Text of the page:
The new film Anonymous argues that the real William Shakespeare was an illiterate, murderous con artist and that the true author behind these masterworks in the English literary canon is Edward de Vere, Earl of Oxford. After all, asks the film, how could a humble glove-maker's son with scant education who didn't even mention his literary works in his will be the greatest writer in British history? Isn't it probable that the actual author of masterpieces like Hamlet, Macbeth, and A Midsummer Night's Dream was a learned aristocrat who had traveled extensively (especially in Italy, where many of the plays are set), held two Master's Degrees and had great familiarity with court politics? No, for the simple reason that de Vere died in 1604, nine years before Shakespeare wrote his last play. The real author of those famed 38 plays and 154 sonnets is one of these:
Christopher Marlowe: A gifted poet and dramatist, Christopher Marlowe died in 1593 at the age of 29 in a bar fight. Or did he? Rumor has it that Marlowe faked his own death to avoid being carted off to the Tower for heresy. He continued to write and publish plays under the pen name "William Shakespeare," whose first play was published in 1594. While in hiding, Marlowe shacked up with fellow death-faker Anne Boleyn—Queen Elizabeth's mom and the ex-wife of Henry VIII—and had two children. One of their descendants is the novelist Dan Brown. (A Cambridge scholar recently discovered the truth about Marlowe's secret life by playing backward a DVD of the Kenneth Branagh-directed Shakespeare porn parody, Blowmeo and Screwliet.)
The Illuminati: Although the agenda of this shadowy group is unknown, being the real Shakespeare just sounds like something they would do just so members could brag about it for centuries between drinking 200-year-old cognac, sleeping in Isaac Newton's coffin and getting killed by albino monks. In fact, some overeager pledge probably wrote all those plays while eating dried dog poop and Jesus' ashes as part of a complicated initiation rite, and a senior member—perhaps the English Chair of Oxford at the time—decided to make Shakespeare a literary phenom to collect the royalties. They've gotta keep Steve Guttenberg clothed and fed somehow.
J. K. Shakespeare: Like her peers Jane Austen and George Eliot (née Mary Anne Evans), Joy Konstance Shakespeare could only get published by using a male pseudonym. Thus J. K. used her feckless older brother's name, hoping to reap the financial rewards of her hard work. As a single mother down on her luck, J. K. reportedly wrote the first book in the Titus Andronicus series on napkins at an Edinburgh coffee shop while tending to her baby daughter, rewriting stories she'd heard as a child with her own updated twists. The books became so popular that she became the richest person in England in a matter of years, even surpassing the queen's treasures.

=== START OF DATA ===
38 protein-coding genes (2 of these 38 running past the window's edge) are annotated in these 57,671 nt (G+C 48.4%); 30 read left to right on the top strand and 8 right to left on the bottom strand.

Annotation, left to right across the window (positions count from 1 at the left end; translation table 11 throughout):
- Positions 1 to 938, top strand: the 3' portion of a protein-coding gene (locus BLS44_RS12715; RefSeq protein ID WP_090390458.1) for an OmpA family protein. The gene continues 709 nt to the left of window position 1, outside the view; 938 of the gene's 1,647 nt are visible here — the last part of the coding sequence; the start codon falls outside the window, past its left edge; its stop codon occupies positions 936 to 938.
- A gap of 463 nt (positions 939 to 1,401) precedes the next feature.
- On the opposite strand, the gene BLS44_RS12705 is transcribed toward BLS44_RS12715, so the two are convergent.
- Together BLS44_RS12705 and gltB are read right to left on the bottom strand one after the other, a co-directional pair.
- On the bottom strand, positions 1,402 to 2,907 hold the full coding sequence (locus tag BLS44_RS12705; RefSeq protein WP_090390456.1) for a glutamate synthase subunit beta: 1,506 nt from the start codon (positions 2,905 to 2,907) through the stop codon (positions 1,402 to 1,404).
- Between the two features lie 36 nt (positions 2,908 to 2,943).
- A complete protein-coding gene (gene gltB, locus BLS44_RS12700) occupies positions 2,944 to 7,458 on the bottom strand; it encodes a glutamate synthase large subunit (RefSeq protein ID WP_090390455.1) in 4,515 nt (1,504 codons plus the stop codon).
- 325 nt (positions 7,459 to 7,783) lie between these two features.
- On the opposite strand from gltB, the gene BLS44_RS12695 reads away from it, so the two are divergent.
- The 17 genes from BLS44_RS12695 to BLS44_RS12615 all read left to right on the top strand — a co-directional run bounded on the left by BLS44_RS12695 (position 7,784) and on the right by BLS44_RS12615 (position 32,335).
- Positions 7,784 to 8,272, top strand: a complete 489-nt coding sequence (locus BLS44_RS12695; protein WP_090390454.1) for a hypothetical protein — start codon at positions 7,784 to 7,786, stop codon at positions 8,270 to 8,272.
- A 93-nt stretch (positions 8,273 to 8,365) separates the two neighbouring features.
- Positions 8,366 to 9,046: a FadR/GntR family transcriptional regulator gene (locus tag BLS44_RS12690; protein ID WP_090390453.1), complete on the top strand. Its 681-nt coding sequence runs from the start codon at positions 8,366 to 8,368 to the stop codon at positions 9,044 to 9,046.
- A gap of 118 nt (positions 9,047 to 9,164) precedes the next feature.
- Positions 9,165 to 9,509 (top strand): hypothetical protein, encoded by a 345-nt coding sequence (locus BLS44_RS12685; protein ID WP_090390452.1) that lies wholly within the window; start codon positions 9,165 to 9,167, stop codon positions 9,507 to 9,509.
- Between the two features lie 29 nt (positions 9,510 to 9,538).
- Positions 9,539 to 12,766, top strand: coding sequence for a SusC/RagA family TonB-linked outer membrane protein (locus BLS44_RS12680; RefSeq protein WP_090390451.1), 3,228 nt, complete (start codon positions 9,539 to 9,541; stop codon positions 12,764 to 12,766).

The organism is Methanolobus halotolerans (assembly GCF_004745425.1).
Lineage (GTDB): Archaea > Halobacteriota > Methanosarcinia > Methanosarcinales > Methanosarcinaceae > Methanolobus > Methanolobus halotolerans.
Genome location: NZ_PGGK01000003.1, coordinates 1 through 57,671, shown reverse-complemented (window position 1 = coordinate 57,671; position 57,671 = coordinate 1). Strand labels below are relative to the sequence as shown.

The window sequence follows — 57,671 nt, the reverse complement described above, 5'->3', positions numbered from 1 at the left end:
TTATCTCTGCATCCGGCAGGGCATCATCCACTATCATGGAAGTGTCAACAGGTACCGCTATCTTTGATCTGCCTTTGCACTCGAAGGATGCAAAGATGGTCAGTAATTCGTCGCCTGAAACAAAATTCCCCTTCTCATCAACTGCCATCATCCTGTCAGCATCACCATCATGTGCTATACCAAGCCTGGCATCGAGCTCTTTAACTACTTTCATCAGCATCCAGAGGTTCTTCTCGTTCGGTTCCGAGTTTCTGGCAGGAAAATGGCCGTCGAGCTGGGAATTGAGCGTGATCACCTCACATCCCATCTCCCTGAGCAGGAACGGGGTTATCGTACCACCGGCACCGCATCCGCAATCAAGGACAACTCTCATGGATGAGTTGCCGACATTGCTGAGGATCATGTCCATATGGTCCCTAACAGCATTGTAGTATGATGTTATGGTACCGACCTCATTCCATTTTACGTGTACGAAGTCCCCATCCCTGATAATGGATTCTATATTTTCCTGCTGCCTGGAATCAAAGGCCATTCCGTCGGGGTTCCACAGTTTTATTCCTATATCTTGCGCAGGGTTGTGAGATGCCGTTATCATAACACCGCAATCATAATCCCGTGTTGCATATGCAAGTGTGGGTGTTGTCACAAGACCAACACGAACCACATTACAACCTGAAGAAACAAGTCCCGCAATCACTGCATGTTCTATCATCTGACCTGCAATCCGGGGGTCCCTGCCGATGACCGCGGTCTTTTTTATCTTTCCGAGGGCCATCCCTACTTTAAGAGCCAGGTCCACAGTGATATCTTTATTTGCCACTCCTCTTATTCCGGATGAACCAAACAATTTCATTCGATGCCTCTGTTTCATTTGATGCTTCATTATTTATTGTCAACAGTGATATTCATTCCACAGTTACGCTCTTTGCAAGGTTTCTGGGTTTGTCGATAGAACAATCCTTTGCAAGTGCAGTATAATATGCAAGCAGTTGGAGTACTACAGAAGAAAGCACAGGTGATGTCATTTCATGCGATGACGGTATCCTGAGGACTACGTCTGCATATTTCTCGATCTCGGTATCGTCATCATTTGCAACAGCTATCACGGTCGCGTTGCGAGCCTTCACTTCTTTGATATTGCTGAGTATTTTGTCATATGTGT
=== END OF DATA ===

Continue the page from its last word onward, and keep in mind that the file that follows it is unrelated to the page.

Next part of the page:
King Arthur: The once and future king of England vowed reincarnate himself to usher to his people to a golden age—and he did, a full millennium later during the 16th century. Under the shaky rule of a young queen whose legal and divine rights to the throne were constantly questioned, England under Queen Elizabeth was vulnerable to the threat of civil war and a Spanish invasion. Thus King Arthur reappeared to defend his homeland, but this time as a talented young playwright who would instill in the English people a sense of national pride that would last centuries. Some historians theorize that Arthur has returned to England yet again to counter its post-imperial decline, this time in the form of Posh and Becks.
Leonardo da Vinci: The Renaissance man for whom the term was coined, Leonardo da Vinci was a painter, writer, inventor, engineer, and time-traveler. It's scientifically impossible that a man that smart wouldn't have invented a time machine. However, 16th-century Italy lacked patent laws, so da Vinci became a paranoiac who wrote his diary in mirror-reverse to keep others from stealing his ideas. People soon figured out that old trick, though, so da Vinci was forced to leap ahead in time to Elizabethan England where he stored in Big Ben plans for a helicopter from which he could shoot wolves. He was less than impressed by the theater scene in West End (too many American actors), so he wrote a few plays to keep himself entertained before heading back to the 1500s.
Aliens: It's well known that visitors from Galaxy 23 arrived in the American Southwest thousands of years ago to construct the gravity-defying clay dwellings of the Anasazi, then returned to their home planet to hatch a plan for the New World Order, headed by George Soros. In between, though, the aliens—not the reptilian humanoids who control Al Gore, the other ones—created a corpus of literary masterpieces that humans would forever treasure. Why bequeath Hamlet to humanity? Not because they're theater geeks (though they're suckers for Rent), but just to prove that anything we humans can do, they can do better. Aliens can be such dicks.